Consumer prices in Canada rose at the slowest pace since June, a reassuring sign for central bank policymakers that rates are now high enough to significantly cool inflation pressures.

The consumer price index increased 3.1 per cent in October from a year ago, following a 3.8 per cent increase in September, Statistics Canada reported Tuesday in Ottawa. That matched the median estimate in a Bloomberg survey of economists. The deceleration was largely a result of lower prices for gasoline, while the largest contributors to the increase remain mortgage interest cost, groceries and rent.

On a monthly basis, the index rose 0.1 per cent, matching expectations and following a 0.1 per cent decline in September.

Two key yearly inflation measures that are tracked closely by the Bank of Canada and filter out components with more volatile price fluctuations — the so-called trim and median core rates — decreased, averaging 3.6 per cent from an upwardly revised 3.8 per cent a month earlier. That also matched survey forecasts.

Another key measure, a three-month moving average of underlying price pressures, fell to an annualized pace of 2.96 per cent from 3.67 per cent a month earlier, according to Bloomberg calculations. It's an important metric because Bank of Canada Governor Governor Tiff Macklem has said policymakers are tracking it closely to understand inflation trends.

Tuesday's numbers extended September's progress in the fight against inflation. The data will give policymakers more confidence their previous rate hikes are working to slow the economy and inflation. Macklem and his officials held interest rates steady at 5 per cent for the second straight meeting last month.

This is the only inflation report before the Bank of Canada's next rate decision on Dec. 6, when the majority of economists in a Bloomberg survey expect the bank to keep borrowing costs unchanged again. With the Canadian economy already showing signs of stagnation and the rate of inflation expected to slow further, many economists say rate hikes are done for this cycle.

In its monetary policy report last month, the central bank said it expects the consumer price index to average about 3.5 per cent through mid-2024, but slashed gross domestic product growth forecasts because consumers are pulling back on demand. Policymakers now expect to hit the 2 per cent inflation target in the second half of 2025, pushed back from a previous forecast of mid-2025.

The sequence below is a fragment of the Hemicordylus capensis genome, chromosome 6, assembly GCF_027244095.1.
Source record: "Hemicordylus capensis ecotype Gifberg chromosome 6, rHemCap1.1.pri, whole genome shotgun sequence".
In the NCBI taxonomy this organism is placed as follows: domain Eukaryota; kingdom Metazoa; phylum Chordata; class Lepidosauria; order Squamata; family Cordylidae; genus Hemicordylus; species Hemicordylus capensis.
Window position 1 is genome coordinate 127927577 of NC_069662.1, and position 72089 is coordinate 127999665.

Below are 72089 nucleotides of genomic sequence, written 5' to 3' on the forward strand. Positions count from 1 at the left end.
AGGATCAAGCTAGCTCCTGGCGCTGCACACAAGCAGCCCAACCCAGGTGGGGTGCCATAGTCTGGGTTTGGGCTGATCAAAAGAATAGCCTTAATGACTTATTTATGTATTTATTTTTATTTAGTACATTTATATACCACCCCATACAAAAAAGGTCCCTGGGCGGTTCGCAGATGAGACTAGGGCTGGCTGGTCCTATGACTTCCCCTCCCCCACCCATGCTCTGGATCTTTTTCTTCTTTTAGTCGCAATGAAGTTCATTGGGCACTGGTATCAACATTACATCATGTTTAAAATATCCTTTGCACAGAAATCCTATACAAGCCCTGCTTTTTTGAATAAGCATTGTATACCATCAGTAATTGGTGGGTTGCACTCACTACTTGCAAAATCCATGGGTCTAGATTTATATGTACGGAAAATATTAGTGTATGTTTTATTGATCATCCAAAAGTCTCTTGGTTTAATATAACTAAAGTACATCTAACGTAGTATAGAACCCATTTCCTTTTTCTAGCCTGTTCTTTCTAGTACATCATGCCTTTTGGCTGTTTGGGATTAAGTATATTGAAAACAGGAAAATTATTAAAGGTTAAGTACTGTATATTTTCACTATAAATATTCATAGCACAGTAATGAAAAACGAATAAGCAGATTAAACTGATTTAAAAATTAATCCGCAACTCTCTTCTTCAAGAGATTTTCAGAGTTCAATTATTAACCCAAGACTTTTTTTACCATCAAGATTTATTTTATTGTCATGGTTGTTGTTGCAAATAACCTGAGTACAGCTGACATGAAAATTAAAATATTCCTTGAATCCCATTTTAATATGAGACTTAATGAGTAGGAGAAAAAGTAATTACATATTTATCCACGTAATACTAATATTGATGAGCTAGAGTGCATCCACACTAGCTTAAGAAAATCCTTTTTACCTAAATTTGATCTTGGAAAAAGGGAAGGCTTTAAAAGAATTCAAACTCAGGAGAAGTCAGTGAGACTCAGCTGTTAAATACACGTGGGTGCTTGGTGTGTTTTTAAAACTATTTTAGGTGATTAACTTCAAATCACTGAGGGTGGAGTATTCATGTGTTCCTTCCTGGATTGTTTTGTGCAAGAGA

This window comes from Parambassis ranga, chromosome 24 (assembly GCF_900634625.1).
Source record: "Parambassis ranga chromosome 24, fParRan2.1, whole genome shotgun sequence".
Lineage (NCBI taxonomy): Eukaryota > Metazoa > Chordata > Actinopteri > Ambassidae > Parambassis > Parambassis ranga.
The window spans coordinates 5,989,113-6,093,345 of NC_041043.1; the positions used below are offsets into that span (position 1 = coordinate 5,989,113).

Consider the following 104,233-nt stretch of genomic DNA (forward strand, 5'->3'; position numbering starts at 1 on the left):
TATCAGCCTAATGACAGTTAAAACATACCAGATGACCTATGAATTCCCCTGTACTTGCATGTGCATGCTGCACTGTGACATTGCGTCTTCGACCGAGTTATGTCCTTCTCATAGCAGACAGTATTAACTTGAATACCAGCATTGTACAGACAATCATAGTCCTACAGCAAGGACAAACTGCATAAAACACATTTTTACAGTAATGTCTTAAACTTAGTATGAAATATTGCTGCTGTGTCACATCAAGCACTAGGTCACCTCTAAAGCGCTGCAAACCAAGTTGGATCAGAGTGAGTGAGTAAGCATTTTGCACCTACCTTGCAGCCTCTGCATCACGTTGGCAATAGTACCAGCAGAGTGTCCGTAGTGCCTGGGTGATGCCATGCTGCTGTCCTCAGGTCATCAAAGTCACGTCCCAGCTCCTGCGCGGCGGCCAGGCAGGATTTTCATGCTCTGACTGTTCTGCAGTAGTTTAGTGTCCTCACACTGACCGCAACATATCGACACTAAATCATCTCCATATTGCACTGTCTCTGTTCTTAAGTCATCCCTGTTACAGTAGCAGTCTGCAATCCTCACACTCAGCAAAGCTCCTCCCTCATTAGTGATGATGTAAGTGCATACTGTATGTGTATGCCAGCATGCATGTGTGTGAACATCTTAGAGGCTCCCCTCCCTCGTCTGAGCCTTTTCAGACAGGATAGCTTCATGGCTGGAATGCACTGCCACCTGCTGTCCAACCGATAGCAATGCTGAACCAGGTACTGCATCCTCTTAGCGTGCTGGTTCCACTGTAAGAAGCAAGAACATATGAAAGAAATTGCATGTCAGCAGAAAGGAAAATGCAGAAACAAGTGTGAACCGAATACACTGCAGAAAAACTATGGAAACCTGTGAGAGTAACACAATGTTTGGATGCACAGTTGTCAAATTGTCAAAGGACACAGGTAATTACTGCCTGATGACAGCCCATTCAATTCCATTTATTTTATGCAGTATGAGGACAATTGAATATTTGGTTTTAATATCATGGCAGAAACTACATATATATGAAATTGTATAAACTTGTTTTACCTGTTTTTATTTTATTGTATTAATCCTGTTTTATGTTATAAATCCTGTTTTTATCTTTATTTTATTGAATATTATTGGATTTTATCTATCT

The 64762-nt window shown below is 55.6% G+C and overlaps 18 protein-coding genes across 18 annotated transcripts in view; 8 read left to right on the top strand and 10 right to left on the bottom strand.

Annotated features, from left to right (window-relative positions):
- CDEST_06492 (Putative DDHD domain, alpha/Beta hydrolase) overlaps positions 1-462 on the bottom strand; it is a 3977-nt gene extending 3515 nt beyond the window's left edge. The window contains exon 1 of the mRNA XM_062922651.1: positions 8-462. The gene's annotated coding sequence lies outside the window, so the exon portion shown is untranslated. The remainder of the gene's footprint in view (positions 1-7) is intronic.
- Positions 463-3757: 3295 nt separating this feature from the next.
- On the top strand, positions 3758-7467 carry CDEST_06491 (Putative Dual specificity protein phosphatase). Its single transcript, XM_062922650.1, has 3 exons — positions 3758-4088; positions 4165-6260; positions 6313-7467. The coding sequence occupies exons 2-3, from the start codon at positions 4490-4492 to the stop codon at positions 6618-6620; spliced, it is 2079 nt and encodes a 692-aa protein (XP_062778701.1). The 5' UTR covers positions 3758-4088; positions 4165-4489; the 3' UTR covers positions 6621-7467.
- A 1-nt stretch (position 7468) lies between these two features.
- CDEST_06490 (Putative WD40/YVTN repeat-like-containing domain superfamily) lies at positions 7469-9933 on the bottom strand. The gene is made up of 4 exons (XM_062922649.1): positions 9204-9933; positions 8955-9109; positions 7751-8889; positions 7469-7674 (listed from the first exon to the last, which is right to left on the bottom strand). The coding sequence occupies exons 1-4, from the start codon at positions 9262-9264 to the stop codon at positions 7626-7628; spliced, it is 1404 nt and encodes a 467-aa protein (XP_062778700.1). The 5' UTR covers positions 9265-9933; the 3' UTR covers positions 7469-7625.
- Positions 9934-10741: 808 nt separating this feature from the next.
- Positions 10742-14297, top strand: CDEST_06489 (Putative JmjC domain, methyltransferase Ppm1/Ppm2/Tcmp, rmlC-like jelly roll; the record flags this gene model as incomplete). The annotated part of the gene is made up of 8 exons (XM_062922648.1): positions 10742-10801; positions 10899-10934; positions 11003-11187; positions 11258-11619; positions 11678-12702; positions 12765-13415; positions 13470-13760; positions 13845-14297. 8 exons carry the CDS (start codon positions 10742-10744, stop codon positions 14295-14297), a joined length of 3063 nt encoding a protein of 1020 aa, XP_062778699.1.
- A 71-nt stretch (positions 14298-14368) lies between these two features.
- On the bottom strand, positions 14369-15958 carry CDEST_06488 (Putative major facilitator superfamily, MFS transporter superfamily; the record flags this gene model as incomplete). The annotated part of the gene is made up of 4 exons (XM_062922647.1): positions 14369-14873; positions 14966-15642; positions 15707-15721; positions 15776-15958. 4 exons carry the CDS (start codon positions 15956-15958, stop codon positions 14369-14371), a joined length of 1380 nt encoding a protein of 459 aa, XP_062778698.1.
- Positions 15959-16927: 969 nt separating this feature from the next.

Macklem will give a speech on the cost of high inflation before the Saint John Region Chamber of Commerce in New Brunswick on Wednesday.

In October, goods inflation decelerated to 1.6 per cent, led by lower prices at the pump. Prices for gasoline dropped 7.8 per cent from a year ago after rising 7.5 per cent a month earlier, while grocery prices continued their trend of slower year-over-year growth, with a 5.4 per cent increase following a 5.8 per cent gain in September.

But services inflation rose to 4.6 per cent, faster than the 3.9 per cent pace in September and putting upward pressure on consumer prices, largely driven by higher prices for travel, rent and property taxes. Prices for travel tours rose 11.3 per cent from a year ago, after a decline of 2.2 per cent in September, with faster price growth largely driven by travel to US destinations.

Canadians continued to feel the impact of rising rent prices, which rose 8.2 per cent from a year ago, compared with 7.3 per cent in September. That increase reflected acceleration across most provinces, with the largest gains seen in Nova Scotia and Alberta where rent prices rose 14.6 per cent and 9.9 per cent, respectively.

Property taxes and other special charges, priced annually in October, rose 4.9 per cent from a year ago. That's the largest increase since October 1992, with homeowners paying more in nearly all provinces as municipalities required larger budgets to cover rising costs. Manitoba is the only province where property taxes declined.

Regionally, prices increased at a slower pace from a year ago compared with September in all 10 Canadian provinces.